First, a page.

“Stay consistent in their lives, even when they’re the hardest to love.”
That, in a nutshell, is the key to caring for the children living with their moms in recovery at Anna Ogden Hall. Children’s Program coordinator Shannon Behrens recognizes that while their moms are the ones who choose to come into the Women’s Recovery Program to deal with their own problems, the children have also suffered and need particular care.
Addressing their needs takes intentional efforts from Shannon and the rest of the staff and volunteers in the Children’s Program. And while the program is highly individualized to match the needs of each child, there are a few common values that apply to healing children who already have been through enough trauma and hardship for a lifetime.
Many of the children who come into Anna Ogden Hall have had their entire lives filled with chaos: abandonment, abrupt separations, transfers from foster home to foster home, neglect, insecurity.
At first, Anna Ogden Hall looks to them like just another temporary home, and so they resist forming attachments with anyone. Why get close if they’re just going to be abandoned or taken away at any time?
Shannon describes a 2-year-old girl who came to Anna Ogden Hall when her mom regained custody after a long separation. The girl cried and screamed constantly.
“Her environment before was a lot of yelling and a lot of chaos. And she didn’t know how to interact with the environment that’s here, that’s safe and calm.”
The key to helping this girl wasn’t complicated, but it would take time and consistency. With Shannon’s coaching, the mother learned how to meet her daughter’s need: “That was just a lot of being with her. Playing with her with toys, or just reading to her. Just learning how to have that relationship with her, rather than just being on the go.”
It took three or four weeks of practicing these simple reassurances for the little girl to settle down and feel secure in her new home.
That need for consistency is why there’s a high commitment bar for volunteers in the Children’s Program – and why we’re so thankful to have 26 people currently willing to make that commitment.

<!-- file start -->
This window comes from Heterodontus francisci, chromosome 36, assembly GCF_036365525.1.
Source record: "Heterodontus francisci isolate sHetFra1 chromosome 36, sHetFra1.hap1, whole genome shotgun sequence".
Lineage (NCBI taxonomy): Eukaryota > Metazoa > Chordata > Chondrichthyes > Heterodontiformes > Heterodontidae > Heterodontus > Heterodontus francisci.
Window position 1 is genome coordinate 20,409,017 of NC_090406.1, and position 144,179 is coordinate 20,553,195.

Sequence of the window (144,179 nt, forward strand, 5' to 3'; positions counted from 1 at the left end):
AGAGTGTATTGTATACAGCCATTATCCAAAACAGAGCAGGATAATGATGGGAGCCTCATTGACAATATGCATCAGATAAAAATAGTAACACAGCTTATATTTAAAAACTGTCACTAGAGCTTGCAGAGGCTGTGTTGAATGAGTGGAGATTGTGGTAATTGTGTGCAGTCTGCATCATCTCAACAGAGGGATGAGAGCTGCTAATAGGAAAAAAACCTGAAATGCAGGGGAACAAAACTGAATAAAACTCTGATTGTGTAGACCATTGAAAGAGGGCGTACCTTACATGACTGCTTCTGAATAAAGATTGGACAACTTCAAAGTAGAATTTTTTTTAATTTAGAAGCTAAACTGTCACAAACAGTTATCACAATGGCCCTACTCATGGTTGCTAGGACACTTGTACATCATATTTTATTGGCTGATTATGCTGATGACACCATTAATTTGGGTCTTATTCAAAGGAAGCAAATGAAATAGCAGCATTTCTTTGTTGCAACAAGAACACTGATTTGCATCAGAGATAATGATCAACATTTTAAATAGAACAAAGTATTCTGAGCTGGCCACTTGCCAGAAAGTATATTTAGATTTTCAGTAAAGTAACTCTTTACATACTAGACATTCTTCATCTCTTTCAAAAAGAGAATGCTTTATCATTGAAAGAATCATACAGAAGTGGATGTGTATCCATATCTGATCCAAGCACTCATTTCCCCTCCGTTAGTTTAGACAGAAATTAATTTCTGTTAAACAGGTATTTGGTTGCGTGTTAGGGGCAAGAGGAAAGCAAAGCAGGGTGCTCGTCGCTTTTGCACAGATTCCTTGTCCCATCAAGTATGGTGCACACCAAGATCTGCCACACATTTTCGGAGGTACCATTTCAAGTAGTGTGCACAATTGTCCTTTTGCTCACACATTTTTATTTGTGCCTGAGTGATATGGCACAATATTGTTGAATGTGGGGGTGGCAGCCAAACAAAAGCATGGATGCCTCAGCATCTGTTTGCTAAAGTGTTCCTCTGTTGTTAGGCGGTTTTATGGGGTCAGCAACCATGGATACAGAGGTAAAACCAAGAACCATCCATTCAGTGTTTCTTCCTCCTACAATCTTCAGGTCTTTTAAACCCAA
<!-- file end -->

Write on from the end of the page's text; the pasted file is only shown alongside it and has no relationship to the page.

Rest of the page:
“We ask our volunteers to devote one full year to our program,” Shannon says, because there aren’t any shortcuts for building trust. It takes time, it takes integrity. It takes showing up every week.
The same chaos that makes children crave consistency also creates gaps in their understanding of what’s happened to them. Their parents may have left unexpectedly or gone to jail; they may have been taken away from their homes and placed in foster care; their parents may break up and they never see one of them anymore. A lot of things in their lives have ended abruptly and were never explained or even addressed by the adults.
Unresolved hurts and feelings of abandonment ensue, and again kids learn to keep people at arm’s length so they won’t go through that again.
“So many of these kids have had no closure. People just decide not to come back.” When somebody leaves without any warning, “that is really devastating to them.”
That’s why when a volunteer does leave the program, Shannon always tries to make it an event: take pictures, make cards, and give the children a chance to understand and picture where that person is going. They create a positive memory rather than another unresolved question.
She also encourages moms to have honest conversations with their kids when people leave – “letting them know that they didn’t just leave here and disappear.”
Healthy communication and conflict resolution are something moms and kids learn about together at Anna Ogden Hall. Like the 2-year-old girl who just needed her mom to “be” with her, families who haven’t had consistency in their lives need to learn healthy ways to express themselves and understand one another’s needs.
In one example, an overblown argument erupted between a mom and daughter when the daughter didn’t clean up a game she was playing quickly enough. Her mom thought the girl was just being rebellious, while the girl thought her mom was being unreasonable.
Once everyone had calmed down, Shannon sat down with them to communicate their perspectives without interruption. The girl was able to see how her demeanor had communicated disrespect to her mom. On the other hand, when the mom learned that the game the girl was playing takes longer to put away than she realized, she agreed to give her daughter more warning in the future about when it needed to be cleaned up. Since then, they haven’t had any problems in that area.
“They both understand where each other is coming from. Just learning how to talk to each other instead of at each other, see where they’re both coming from.”
For children who have been mostly ignored or yelled at, actually being listened to can be unfamiliar territory. Likewise, many of their moms come from dysfunctional families themselves and have never seen healthy parenting demonstrated. So it takes practice to learn a new way to relate to each other. Shannon meets with each mom once a week to help them deal with issues that come up, modeling things like the calm “mom voice” and role-playing conversations with their kids.